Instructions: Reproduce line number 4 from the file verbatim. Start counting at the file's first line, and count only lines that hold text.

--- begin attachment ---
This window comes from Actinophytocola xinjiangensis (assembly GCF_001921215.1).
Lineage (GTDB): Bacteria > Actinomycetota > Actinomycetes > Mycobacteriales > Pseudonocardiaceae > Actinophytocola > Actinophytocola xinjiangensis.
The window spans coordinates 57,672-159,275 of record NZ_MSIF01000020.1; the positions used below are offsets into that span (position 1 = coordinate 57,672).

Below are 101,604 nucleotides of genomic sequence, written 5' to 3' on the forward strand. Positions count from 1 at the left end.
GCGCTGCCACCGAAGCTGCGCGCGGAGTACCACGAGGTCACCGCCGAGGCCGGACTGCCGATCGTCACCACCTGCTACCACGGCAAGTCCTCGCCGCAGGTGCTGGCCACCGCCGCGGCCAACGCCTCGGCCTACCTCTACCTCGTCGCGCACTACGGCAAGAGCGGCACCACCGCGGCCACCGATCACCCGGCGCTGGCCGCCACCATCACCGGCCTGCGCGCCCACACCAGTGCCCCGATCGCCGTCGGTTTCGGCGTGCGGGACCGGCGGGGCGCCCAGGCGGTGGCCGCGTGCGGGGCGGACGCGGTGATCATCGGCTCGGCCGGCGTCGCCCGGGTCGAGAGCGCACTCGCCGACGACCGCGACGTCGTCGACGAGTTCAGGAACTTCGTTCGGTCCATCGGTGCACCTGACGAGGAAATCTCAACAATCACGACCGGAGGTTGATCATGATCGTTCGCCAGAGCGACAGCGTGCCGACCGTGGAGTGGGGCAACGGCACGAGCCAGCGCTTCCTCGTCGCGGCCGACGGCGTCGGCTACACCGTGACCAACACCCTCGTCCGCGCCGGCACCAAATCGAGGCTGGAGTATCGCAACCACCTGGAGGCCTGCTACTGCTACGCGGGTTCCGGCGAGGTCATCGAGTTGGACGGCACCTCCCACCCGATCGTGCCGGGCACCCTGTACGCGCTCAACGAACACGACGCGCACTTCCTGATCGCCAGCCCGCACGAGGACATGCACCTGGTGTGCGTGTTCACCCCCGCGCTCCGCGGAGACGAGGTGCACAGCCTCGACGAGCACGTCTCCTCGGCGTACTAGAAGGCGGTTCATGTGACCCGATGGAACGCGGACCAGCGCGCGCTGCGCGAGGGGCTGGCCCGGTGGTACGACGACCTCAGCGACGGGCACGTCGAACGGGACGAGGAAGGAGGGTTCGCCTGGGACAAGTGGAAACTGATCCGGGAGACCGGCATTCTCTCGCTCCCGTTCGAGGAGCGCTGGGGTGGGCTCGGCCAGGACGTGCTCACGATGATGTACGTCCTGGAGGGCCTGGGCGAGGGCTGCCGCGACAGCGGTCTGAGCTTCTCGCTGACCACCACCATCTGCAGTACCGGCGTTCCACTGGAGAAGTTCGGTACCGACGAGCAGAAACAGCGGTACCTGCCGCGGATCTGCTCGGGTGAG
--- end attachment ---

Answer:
Below are 101,604 nucleotides of genomic sequence, written 5' to 3' on the forward strand. Positions count from 1 at the left end.